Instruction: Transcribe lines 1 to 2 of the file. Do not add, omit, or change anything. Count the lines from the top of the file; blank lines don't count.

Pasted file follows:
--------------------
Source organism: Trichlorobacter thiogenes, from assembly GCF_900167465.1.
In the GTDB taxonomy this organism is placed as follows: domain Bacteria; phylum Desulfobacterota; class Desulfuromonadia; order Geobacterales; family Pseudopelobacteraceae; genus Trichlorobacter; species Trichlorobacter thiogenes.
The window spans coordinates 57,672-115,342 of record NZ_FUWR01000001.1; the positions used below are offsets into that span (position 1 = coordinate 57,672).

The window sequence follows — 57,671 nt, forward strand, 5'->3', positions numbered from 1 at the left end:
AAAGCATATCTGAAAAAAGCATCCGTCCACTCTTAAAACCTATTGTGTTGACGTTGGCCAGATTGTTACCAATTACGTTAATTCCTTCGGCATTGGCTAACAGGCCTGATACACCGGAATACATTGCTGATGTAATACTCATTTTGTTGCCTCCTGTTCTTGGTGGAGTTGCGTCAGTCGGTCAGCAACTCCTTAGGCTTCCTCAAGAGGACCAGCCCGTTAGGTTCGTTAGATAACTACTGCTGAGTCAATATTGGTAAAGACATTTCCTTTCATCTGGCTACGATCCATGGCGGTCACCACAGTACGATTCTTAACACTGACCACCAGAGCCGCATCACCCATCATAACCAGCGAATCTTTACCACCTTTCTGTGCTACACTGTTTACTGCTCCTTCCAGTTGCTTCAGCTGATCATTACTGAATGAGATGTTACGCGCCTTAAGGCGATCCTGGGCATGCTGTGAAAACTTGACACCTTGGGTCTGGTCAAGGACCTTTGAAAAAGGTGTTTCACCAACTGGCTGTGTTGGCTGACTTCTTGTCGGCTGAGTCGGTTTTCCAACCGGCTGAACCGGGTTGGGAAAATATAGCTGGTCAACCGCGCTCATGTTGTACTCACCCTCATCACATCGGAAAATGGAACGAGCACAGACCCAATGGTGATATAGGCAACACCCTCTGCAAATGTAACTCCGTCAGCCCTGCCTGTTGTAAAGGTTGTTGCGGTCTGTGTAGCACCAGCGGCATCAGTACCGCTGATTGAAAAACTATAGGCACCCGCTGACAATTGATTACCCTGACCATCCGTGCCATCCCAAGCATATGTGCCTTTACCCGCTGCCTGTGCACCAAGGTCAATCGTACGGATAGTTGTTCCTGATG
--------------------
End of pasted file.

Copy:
Source organism: Trichlorobacter thiogenes, from assembly GCF_900167465.1.
In the GTDB taxonomy this organism is placed as follows: domain Bacteria; phylum Desulfobacterota; class Desulfuromonadia; order Geobacterales; family Pseudopelobacteraceae; genus Trichlorobacter; species Trichlorobacter thiogenes.